In this case a law firm, Strickland, sought permission to obtain copies of documents from the court file in both a patent action and counterclaim in an action between Pfizer and Schwarz. The main proceedings, being a claim for infringement of two patents relating to a medicinal compound for treating urinary incontinence, had been stayed and then discontinued with the exception of an application to amend the specification of one of the patents; the amendment proceedings were also discontinued. Strickland, who represented a client who wished to know of documents having a bearing on the validity of those patents in order to determine its freedom to act in that technical area, sought disclosure of the pleadings (defence, counterclaim and amended counterclaim for invalidity and the grounds and amended grounds of invalidity), applications for directions and documents relating to "experiments".
Floyd J granted the application. While there was no unfettered right to gain access to documents on the court file in situations not provided for by the Civil Procedure Rules, the function of the requirement to seek permission was a "safety valve" to allow access to documents which should in all the circumstances be provided. In his view the principle of open justice was a powerful reason for allowing access to documents where the purpose was to enable it to be seen that justice was done. However, where that was not the purpose but the documents had nevertheless been read by the court as part of the decision-making process, the court should lean in favour of disclosure if a legitimate interest could still be shown for obtaining the documents.
A party who was commercially active in a technical field to which a patent related had a legitimate interest in seeing the grounds on which a patent was attacked, since sight of the documents would help the third party make sensible commercial decisions and might deter him from taking legal action or save him considerable time, effort and money in locating relevant prior art. The re-amended grounds of invalidity were relevant to this, so Strickland would be permitted to copy them from the court file.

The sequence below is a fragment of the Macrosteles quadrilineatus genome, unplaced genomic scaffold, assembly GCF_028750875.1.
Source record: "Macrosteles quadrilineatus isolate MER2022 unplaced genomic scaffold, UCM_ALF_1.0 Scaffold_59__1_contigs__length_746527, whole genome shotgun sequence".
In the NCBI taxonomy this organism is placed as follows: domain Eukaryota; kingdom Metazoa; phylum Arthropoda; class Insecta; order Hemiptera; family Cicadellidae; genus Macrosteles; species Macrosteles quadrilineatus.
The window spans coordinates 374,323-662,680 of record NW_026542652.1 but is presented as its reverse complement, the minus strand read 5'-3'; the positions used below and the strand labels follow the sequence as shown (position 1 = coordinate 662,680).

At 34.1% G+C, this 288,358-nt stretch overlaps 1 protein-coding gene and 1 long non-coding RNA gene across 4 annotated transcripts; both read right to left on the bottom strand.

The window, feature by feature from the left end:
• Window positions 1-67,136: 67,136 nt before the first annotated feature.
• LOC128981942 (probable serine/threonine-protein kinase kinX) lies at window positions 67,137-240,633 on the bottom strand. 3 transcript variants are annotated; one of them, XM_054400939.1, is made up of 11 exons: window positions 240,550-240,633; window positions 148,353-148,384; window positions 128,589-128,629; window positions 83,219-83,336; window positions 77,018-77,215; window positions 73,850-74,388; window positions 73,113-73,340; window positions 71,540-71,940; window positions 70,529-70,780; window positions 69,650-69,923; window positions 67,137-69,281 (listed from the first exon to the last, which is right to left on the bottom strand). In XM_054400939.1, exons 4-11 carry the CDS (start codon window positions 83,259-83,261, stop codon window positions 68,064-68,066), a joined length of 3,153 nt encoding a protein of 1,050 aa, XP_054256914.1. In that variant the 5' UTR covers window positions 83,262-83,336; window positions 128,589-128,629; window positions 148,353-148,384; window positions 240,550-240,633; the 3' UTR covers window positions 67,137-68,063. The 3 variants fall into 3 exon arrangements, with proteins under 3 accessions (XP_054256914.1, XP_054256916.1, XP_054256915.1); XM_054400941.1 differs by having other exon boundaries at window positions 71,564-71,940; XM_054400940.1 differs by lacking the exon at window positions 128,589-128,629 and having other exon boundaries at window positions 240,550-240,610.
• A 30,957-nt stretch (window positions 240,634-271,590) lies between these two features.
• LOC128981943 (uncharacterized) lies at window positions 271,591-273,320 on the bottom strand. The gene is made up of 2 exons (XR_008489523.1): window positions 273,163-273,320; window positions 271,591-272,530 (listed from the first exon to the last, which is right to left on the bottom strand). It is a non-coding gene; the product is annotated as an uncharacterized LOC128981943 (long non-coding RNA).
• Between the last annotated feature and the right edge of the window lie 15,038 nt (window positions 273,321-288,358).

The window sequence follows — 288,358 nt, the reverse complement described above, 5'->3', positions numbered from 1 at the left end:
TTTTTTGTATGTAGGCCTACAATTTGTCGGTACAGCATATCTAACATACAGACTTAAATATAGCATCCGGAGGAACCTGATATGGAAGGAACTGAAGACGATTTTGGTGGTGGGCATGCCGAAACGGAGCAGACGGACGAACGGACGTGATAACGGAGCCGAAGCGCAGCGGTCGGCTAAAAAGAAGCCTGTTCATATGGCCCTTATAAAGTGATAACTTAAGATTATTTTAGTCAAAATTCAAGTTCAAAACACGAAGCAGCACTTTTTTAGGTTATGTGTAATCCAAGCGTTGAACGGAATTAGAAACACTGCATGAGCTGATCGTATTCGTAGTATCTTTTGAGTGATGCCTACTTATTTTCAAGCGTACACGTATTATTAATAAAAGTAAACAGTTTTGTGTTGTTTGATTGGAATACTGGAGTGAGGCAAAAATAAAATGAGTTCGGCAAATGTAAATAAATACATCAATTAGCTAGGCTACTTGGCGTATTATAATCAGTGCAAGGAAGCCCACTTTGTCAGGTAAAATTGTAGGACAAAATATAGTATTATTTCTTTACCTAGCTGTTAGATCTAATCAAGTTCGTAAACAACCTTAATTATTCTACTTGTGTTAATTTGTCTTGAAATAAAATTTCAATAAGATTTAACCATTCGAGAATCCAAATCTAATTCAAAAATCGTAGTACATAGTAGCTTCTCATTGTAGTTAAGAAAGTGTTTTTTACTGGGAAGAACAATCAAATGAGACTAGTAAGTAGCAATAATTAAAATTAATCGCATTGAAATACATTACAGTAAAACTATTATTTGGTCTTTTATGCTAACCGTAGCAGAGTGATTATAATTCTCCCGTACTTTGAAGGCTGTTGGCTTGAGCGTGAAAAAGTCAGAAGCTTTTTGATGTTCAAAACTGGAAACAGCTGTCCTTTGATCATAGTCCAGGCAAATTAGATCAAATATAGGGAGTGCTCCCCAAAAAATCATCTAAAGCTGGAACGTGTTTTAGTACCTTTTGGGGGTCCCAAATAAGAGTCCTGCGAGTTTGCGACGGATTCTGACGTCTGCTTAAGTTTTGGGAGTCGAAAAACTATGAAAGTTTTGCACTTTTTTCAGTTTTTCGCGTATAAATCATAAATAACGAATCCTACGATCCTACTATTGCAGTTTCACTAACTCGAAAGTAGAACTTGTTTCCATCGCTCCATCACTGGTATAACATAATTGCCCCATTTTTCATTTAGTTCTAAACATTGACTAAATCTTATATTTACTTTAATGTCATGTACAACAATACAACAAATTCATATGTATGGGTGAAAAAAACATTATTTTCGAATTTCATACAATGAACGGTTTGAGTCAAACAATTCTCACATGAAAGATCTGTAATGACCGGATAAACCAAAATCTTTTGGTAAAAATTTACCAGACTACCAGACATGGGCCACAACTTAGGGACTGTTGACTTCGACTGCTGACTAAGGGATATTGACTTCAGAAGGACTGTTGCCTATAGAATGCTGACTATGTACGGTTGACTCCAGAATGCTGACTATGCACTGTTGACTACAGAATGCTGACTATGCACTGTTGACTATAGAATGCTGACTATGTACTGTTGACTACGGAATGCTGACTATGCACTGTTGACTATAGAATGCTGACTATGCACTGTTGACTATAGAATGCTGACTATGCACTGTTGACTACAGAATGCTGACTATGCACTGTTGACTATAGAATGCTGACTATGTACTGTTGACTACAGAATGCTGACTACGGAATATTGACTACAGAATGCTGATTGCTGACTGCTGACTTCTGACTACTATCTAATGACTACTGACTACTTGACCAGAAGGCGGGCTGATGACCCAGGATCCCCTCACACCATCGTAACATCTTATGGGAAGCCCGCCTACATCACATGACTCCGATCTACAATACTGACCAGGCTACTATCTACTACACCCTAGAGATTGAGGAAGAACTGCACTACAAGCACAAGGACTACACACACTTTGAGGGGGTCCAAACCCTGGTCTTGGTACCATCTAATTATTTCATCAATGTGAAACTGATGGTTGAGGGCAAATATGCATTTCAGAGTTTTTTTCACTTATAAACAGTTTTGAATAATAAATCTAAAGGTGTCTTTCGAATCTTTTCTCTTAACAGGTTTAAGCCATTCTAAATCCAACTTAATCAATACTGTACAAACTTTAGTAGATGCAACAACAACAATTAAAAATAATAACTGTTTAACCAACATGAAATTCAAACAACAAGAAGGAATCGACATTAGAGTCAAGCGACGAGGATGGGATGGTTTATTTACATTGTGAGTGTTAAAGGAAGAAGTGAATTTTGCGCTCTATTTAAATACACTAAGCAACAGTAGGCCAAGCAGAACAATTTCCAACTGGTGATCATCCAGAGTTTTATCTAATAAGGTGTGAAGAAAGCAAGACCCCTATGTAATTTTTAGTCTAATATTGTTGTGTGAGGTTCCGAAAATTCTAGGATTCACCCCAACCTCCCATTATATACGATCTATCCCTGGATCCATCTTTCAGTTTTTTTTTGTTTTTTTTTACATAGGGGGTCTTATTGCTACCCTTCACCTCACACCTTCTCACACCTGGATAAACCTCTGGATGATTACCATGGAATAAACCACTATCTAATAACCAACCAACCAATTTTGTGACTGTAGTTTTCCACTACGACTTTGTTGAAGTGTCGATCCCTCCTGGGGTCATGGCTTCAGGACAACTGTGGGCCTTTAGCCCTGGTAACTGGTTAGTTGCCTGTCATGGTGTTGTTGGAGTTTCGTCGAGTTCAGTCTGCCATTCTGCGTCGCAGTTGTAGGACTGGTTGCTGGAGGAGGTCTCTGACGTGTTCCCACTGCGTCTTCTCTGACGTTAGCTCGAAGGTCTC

The application for directions had included witness statements from a solicitor acting for the patent proprietor and an expert employed by it. Since it could be assumed that those statements had been read by or to the court on the application, Strickland would be permitted copies of them too as they had a bearing on the validity of the patent in question and Strickland had established a legitimate interest in having such copies.
There was no reason why Strickland should be permitted to obtain any of the publicly available material exhibited in relation to those statements -- they could be obtained from public sources. While the statement of grounds in the amendment proceedings was likely to be available from the UKIPO, the court was prepared to order disclosure of that too.
The judge summarised the principle of allowing access to the documents in this case as follows.
"28. This is not a case where the third party can contend that it is interested in seeing whether justice was done in the main proceedings, far less monitoring that process while it is taking place. I would, however, accept straightaway that a party who is commercially active in a technical field to which a patent relates has a legitimate interest in seeing the grounds on which a patent is attacked. Sight of these documents will help the third party to take sensible commercial decisions. It may in some cases deter him from taking legal action. In other cases it may save him considerable time and effort and money in locating relevant prior art"